In our experience working with utility companies, we have observed three characteristics that make the sector especially vulnerable to contemporary cyberthreats. First is an increased number of threats and actors targeting utilities: nation-state actors seeking to cause security and economic dislocation, cybercriminals who understand the economic value represented by this sector, and hacktivists out to publicly register their opposition to utilities’ projects or broad agendas. The second vulnerability is utilities’ expansive and increasing attack surface, arising from their geographic and organizational complexity, including the decentralized nature of many organizations’ cybersecurity leadership. Finally the electric-power and gas sector’s unique interdependencies between physical and cyber infrastructure make companies vulnerable to exploitation, including billing fraud with wireless “smart meters,” the commandeering of operational-technology (OT) systems to stop multiple wind turbines, and even physical destruction.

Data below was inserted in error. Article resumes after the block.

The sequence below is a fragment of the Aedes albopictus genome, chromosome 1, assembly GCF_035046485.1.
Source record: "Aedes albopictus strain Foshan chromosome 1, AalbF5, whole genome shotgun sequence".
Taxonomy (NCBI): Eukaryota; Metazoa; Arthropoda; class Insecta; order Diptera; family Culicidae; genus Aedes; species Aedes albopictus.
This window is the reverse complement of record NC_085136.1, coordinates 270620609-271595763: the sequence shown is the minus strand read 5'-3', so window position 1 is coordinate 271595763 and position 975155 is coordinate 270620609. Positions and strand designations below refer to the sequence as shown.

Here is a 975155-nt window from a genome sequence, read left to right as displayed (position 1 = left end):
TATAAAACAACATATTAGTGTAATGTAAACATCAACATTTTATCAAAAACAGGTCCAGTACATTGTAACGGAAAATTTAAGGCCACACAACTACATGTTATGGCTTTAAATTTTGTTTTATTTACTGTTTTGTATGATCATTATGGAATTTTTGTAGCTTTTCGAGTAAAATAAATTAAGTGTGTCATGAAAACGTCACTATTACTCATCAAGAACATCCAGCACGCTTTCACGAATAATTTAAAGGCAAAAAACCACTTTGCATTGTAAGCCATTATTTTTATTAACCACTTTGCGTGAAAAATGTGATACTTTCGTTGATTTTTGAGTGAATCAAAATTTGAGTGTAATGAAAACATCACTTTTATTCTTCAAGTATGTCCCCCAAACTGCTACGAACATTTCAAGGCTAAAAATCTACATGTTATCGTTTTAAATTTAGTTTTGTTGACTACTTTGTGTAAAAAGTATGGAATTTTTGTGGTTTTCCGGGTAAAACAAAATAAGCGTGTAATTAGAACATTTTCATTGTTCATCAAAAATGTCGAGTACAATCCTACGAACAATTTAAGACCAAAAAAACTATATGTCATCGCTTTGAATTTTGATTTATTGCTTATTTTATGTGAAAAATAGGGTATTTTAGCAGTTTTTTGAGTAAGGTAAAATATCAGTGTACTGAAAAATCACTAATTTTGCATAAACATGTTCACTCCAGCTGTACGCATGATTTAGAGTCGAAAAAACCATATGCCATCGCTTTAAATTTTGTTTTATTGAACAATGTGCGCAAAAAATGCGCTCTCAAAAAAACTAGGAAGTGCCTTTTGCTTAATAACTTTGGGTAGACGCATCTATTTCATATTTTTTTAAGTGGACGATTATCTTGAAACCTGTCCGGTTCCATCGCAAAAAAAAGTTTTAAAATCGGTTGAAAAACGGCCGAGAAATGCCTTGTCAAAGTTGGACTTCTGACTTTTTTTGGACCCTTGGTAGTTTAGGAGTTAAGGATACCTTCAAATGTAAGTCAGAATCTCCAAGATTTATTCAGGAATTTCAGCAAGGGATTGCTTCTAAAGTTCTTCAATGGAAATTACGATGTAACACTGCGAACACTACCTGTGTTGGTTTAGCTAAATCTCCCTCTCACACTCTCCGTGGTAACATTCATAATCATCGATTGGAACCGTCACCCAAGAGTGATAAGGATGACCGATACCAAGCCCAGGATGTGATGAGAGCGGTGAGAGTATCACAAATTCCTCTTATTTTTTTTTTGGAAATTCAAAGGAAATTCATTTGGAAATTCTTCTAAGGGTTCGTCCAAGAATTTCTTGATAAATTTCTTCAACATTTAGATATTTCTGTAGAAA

To answer these challenges, we apply our work in more cyber-sophisticated industries (e.g., banking, national security) and our on-the-ground international experience with utilities at various stages of technological sophistication to propose a three-pronged approach:

  • Strategic intelligence on threats and actors before attacks on the network. Companies must move beyond reactive measures and take a forward-looking approach to security that integrates the security function into critical decisions about corporate expansion and the accompanying increase in infrastructure and geographic complexity. In parallel, leaders must develop security-minded plans to address “known unknowns” as attackers continue to find and utilize new attack vectors.
  • Programs to reduce geographic and operational gaps in awareness and communication, […]